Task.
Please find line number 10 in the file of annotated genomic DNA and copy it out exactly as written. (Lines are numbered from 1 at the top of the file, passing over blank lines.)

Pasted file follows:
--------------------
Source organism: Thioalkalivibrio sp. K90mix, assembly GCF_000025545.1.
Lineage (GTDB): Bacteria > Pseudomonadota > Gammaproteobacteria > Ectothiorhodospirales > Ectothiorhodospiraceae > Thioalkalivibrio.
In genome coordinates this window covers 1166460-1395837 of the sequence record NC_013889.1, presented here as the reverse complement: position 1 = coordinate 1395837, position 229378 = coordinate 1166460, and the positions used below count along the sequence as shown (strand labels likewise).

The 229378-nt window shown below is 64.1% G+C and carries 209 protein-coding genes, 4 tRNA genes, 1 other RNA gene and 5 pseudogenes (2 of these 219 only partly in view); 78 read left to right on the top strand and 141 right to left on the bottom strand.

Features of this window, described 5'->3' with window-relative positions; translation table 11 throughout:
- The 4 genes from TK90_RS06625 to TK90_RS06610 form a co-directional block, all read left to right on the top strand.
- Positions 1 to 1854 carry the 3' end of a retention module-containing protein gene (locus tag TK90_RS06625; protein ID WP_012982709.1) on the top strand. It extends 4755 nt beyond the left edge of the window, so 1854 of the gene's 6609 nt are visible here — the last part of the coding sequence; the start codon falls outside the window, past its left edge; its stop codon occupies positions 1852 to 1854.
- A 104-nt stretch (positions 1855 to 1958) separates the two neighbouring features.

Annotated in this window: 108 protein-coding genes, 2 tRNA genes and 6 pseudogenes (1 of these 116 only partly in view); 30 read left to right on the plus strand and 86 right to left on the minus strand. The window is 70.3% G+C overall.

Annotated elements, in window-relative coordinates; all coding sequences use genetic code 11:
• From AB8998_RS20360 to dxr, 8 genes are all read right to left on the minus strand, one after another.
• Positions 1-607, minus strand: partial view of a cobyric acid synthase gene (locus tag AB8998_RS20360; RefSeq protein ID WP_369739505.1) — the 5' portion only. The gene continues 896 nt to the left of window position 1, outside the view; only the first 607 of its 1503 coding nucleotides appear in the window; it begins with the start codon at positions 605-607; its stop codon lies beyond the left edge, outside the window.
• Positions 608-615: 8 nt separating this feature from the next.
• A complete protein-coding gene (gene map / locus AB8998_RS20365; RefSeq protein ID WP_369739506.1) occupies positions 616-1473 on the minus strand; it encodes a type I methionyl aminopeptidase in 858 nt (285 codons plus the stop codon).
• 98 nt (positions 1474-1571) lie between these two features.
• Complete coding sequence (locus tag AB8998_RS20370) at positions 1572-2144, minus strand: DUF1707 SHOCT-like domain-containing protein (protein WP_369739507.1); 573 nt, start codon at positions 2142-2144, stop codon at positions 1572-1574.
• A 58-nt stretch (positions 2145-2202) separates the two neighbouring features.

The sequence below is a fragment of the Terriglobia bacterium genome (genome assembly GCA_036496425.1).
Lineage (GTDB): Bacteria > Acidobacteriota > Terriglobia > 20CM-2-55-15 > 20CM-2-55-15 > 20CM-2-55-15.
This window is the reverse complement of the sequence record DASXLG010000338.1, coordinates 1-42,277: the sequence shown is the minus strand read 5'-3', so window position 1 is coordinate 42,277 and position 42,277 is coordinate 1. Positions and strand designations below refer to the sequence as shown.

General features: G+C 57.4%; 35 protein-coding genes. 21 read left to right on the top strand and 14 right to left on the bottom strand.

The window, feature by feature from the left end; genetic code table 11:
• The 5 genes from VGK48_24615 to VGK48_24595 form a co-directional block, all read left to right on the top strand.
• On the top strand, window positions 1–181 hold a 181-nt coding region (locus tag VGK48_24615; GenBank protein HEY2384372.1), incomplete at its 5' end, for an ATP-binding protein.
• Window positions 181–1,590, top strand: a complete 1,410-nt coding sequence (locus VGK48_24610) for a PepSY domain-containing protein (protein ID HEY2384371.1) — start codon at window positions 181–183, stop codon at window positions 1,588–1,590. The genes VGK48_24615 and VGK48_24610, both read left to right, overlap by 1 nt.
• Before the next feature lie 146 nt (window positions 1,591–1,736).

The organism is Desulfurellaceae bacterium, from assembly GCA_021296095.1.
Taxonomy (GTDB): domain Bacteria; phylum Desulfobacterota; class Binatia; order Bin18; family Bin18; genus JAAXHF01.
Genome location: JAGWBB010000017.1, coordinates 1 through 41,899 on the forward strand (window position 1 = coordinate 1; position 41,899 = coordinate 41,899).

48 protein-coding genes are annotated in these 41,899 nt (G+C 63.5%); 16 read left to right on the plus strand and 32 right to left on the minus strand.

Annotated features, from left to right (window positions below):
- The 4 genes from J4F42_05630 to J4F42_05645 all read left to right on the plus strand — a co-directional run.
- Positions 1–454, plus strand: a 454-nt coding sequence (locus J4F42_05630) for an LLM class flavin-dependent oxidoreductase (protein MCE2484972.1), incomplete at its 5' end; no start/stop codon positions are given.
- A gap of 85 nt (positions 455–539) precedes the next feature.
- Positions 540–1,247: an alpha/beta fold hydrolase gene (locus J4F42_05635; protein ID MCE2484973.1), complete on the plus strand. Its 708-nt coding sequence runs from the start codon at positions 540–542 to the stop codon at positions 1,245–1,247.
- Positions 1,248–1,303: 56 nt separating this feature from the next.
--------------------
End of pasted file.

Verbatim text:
Annotated elements, in window-relative coordinates; all coding sequences use genetic code 11: